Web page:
May 28, 2016

The Body of Christ

(Scriptural Background - Who is this strange individual in the Old Testament by name of Melchizedek? He appears and then disappears.  We do not have much to go on except for the context we read about him in both the First Reading from Genesis and the Psalm. 

Abraham, with three hundred and eighteen men, had successfully completed a battle in the desert and they were returning home.  They were, no doubt tired and hungry.  Then, out of the blue, a king arrives who brings bread to Abraham and his tribe.  The king has come down from his hilltop city of Salem, a place that would eventually be known as Jerusalem.

Melchizedek, we are told, was a priest.  What type of priest? A priest, we are told, of God most High. Another mystery? We usually equate the Jewish priesthood to Moses, nearly 500 years after this event. But we are told that Melchizedek was a true priest of God, and a priest, by nature of his office, is one who offers sacrifices to God. 

And then, of course in the psalm, it has God the Father describing the role of God the Son, “You are a priest forever, in the line of Melchizedek”. In other words, the Blessed Lord will be like Melchizedek.

So, in this light let us recall what happens in the Gospel. In the same way as the tribe of Abraham had wandered in the desert, and were tired and hungry, so had the crowd who had followed Jesus.  Often people, who are tired and hungry, are grumpy, touchy and get angry easily.  Add to this, that we are told there were many sick people among them.

So the disciples, maybe in an effort to avid a meltdown, want to send them home before fights break out!  But Jesus tells his inner circle to feed the crowd.  But the twelve apostles are only thinking logically. They draw diagrams, make calculations, have consultations, speak with expects, and conclude that with only a few loaves and fishes, the success rate of feeding a crowd of five thousand, was practically impossible.  And they were right.  Scientifically and logically, the numbers just don’t add up.)

So, if you find yourself in the lifeless and barren desert, with thousands of hungry mouths to feed, where is this mysterious Melchizedek of 500 years ago with this supply of bread to feed an army when you need him?

Of course, Christ is this mysterious Melchizedek. And we see him, in the Gospel, healing the wounds of the children of Abraham and strengthening them with the miraculous multiplication of loaves and fishes. What is logically impossible, Christ provides health and strength for his people.

It is the same Christ, the eternal priest who continues to provide for his people through every generation.  Today’s great feast day of Corpus Christi, reminds us that the bread that he gives us, is not the stuff that fills our stomach. He feeds us through his eternal priesthood – by the sacrifice of his body and blood he offers to his Father on our behalf. This is what priesthood is – like Melchizedek, offering sacrifice.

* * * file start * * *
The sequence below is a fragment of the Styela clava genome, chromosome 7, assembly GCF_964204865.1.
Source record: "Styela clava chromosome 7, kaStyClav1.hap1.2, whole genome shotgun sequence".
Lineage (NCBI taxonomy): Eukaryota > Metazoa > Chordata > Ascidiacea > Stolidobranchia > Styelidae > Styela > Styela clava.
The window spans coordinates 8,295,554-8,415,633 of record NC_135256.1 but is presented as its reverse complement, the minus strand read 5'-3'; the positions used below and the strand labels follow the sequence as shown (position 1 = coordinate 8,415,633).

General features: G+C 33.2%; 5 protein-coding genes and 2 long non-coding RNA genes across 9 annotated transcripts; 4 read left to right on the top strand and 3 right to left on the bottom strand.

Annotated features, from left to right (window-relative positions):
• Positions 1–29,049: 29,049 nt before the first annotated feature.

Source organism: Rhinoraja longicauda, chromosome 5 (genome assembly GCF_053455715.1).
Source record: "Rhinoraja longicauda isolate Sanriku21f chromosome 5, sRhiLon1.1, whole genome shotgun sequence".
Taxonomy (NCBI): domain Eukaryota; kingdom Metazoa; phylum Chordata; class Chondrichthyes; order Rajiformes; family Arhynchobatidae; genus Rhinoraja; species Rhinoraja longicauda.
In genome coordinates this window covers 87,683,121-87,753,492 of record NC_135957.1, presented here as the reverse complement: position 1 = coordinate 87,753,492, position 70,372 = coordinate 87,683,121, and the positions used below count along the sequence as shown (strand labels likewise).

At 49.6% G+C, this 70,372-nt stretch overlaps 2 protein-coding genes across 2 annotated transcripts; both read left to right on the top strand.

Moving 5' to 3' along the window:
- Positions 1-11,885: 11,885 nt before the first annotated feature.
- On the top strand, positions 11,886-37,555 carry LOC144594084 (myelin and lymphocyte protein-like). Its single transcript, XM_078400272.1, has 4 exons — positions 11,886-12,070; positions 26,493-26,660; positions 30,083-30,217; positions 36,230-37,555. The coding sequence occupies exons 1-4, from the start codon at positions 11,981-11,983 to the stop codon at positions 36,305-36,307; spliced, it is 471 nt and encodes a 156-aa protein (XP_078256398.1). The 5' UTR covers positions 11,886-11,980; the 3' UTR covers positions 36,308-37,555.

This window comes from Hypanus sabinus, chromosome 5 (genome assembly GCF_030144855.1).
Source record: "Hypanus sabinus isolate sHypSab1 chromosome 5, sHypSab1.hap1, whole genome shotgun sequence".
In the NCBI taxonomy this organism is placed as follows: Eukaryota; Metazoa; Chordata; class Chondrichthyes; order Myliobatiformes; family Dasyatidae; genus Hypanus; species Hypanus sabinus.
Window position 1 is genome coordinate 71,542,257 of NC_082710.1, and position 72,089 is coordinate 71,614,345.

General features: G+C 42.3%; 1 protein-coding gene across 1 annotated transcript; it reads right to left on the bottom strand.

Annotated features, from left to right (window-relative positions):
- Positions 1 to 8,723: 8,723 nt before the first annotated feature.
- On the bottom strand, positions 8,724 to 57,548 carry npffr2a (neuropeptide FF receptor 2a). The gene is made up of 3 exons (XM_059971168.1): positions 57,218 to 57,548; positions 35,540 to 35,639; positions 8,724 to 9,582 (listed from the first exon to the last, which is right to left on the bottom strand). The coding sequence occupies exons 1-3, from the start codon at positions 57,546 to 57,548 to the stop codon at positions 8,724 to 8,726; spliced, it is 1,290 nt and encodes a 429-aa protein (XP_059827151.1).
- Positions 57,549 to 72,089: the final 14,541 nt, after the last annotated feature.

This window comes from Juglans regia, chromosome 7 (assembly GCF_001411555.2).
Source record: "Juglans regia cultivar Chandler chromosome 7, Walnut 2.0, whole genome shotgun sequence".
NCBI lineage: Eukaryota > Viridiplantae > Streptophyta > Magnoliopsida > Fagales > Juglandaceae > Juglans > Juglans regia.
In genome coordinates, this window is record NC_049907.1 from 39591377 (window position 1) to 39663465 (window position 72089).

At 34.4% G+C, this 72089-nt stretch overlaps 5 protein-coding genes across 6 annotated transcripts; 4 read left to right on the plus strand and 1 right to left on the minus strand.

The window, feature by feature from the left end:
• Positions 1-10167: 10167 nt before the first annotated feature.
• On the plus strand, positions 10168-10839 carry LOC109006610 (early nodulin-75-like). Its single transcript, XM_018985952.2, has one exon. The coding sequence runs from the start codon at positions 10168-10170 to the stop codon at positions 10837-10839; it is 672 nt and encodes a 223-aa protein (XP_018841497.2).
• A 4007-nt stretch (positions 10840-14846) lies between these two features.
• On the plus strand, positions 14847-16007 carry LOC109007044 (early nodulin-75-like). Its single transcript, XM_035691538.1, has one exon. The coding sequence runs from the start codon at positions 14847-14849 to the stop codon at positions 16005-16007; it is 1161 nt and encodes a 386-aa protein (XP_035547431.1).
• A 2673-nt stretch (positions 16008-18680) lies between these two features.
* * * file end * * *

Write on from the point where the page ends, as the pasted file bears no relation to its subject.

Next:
The bread and wine that we place on this altar, counts for little – it is little.  But in the hands of Christ the eternal priest, it becomes his own life-giving body and blood – Christ becomes our food in the wilderness of the world. 

This is by no means allegorical, or a metaphor. Time and space as we experience it, blocks our vision of what angels and the saints of heaven perceive. From our perspective, we have only a temporal reference point to look towards - our bread and wine. But when we do what the Lord commanded us to do at his Last Supper, God reaches out through eternity and touches our offerings of bread and wine, bringing them into complete and perfected union with the resurrected and eternal Christ. In such a unique encounter between heaven and earth, between time and eternity, our bread and wine have no choice but to become the Body and Blood of Jesus Christ who in all his power and glory intercedes for us before the throne of our heavenly Father. 

Even though from here, we can not see, nor taste this heaven on earth, when we eat and drink of the Eucharistic elements, our frail and broken bodies are guided, locked into communion with Christ's. This can be as painful as it is beautiful. Painful, because Holy Communion alerts us to our unworthiness, our sinfulness - we are imperfect, unfinished. It is beautiful because the gift of Holy Communion gives us hope that we, and all of creation, will be brought to our finality in Christ himself.

In the meantime, as a people of faith and hope, as children of Abraham we journey through this world with the expectation that it will blossom with new life. As we do so, let us be ever more conscious of our deepest hunger for the Bread that feeds and satisfies angels and heavenly saints - the Bread of Eternity, Christ himself.

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